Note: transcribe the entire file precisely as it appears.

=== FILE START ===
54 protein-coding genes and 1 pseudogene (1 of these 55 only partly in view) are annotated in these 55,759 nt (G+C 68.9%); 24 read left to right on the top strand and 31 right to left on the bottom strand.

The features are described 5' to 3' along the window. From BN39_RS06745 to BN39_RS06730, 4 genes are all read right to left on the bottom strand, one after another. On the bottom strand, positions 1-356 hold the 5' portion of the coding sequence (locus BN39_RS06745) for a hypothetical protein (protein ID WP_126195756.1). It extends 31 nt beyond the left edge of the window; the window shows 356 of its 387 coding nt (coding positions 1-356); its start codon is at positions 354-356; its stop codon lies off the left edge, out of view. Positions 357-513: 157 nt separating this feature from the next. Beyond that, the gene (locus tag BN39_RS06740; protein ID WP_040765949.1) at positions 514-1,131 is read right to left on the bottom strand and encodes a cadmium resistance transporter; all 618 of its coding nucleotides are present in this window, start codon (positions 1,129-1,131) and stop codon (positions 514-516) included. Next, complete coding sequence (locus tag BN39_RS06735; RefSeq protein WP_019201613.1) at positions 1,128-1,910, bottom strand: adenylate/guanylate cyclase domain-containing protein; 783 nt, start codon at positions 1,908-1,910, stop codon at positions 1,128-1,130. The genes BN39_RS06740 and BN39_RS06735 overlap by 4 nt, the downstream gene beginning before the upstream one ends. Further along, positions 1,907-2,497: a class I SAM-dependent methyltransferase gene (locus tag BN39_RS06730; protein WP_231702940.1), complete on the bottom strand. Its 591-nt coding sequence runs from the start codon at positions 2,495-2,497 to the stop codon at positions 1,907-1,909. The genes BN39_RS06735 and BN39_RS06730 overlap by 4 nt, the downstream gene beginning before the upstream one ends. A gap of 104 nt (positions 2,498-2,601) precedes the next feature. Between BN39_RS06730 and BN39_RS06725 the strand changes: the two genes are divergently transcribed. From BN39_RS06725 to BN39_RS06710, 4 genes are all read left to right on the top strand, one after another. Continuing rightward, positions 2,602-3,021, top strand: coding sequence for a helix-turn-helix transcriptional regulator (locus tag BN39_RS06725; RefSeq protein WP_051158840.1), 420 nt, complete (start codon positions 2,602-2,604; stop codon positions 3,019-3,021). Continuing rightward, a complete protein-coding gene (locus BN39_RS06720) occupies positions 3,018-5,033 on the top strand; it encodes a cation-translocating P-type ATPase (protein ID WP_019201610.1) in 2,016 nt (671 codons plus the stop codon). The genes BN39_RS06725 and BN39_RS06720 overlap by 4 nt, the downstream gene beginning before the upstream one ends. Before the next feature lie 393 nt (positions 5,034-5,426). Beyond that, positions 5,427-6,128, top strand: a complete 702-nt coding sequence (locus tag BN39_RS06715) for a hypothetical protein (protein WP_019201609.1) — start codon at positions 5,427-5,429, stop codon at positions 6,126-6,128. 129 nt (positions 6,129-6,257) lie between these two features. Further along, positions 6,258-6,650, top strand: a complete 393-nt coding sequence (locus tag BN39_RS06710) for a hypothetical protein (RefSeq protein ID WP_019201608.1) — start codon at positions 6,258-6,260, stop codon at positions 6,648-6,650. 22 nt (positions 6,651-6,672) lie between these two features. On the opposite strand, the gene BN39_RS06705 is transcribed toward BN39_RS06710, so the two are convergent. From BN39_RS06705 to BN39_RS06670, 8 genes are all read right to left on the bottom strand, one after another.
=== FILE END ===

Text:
54 protein-coding genes and 1 pseudogene (1 of these 55 only partly in view) are annotated in these 55,759 nt (G+C 68.9%); 24 read left to right on the top strand and 31 right to left on the bottom strand.

The features are described 5' to 3' along the window. From BN39_RS06745 to BN39_RS06730, 4 genes are all read right to left on the bottom strand, one after another. On the bottom strand, positions 1-356 hold the 5' portion of the coding sequence (locus BN39_RS06745) for a hypothetical protein (protein ID WP_126195756.1). It extends 31 nt beyond the left edge of the window; the window shows 356 of its 387 coding nt (coding positions 1-356); its start codon is at positions 354-356; its stop codon lies off the left edge, out of view. Positions 357-513: 157 nt separating this feature from the next. Beyond that, the gene (locus tag BN39_RS06740; protein ID WP_040765949.1) at positions 514-1,131 is read right to left on the bottom strand and encodes a cadmium resistance transporter; all 618 of its coding nucleotides are present in this window, start codon (positions 1,129-1,131) and stop codon (positions 514-516) included. Next, complete coding sequence (locus tag BN39_RS06735; RefSeq protein WP_019201613.1) at positions 1,128-1,910, bottom strand: adenylate/guanylate cyclase domain-containing protein; 783 nt, start codon at positions 1,908-1,910, stop codon at positions 1,128-1,130. The genes BN39_RS06740 and BN39_RS06735 overlap by 4 nt, the downstream gene beginning before the upstream one ends. Further along, positions 1,907-2,497: a class I SAM-dependent methyltransferase gene (locus tag BN39_RS06730; protein WP_231702940.1), complete on the bottom strand. Its 591-nt coding sequence runs from the start codon at positions 2,495-2,497 to the stop codon at positions 1,907-1,909. The genes BN39_RS06735 and BN39_RS06730 overlap by 4 nt, the downstream gene beginning before the upstream one ends. A gap of 104 nt (positions 2,498-2,601) precedes the next feature. Between BN39_RS06730 and BN39_RS06725 the strand changes: the two genes are divergently transcribed. From BN39_RS06725 to BN39_RS06710, 4 genes are all read left to right on the top strand, one after another. Continuing rightward, positions 2,602-3,021, top strand: coding sequence for a helix-turn-helix transcriptional regulator (locus tag BN39_RS06725; RefSeq protein WP_051158840.1), 420 nt, complete (start codon positions 2,602-2,604; stop codon positions 3,019-3,021). Continuing rightward, a complete protein-coding gene (locus BN39_RS06720) occupies positions 3,018-5,033 on the top strand; it encodes a cation-translocating P-type ATPase (protein ID WP_019201610.1) in 2,016 nt (671 codons plus the stop codon). The genes BN39_RS06725 and BN39_RS06720 overlap by 4 nt, the downstream gene beginning before the upstream one ends. Before the next feature lie 393 nt (positions 5,034-5,426). Beyond that, positions 5,427-6,128, top strand: a complete 702-nt coding sequence (locus tag BN39_RS06715) for a hypothetical protein (protein WP_019201609.1) — start codon at positions 5,427-5,429, stop codon at positions 6,126-6,128. 129 nt (positions 6,129-6,257) lie between these two features. Further along, positions 6,258-6,650, top strand: a complete 393-nt coding sequence (locus tag BN39_RS06710) for a hypothetical protein (RefSeq protein ID WP_019201608.1) — start codon at positions 6,258-6,260, stop codon at positions 6,648-6,650. 22 nt (positions 6,651-6,672) lie between these two features. On the opposite strand, the gene BN39_RS06705 is transcribed toward BN39_RS06710, so the two are convergent. From BN39_RS06705 to BN39_RS06670, 8 genes are all read right to left on the bottom strand, one after another.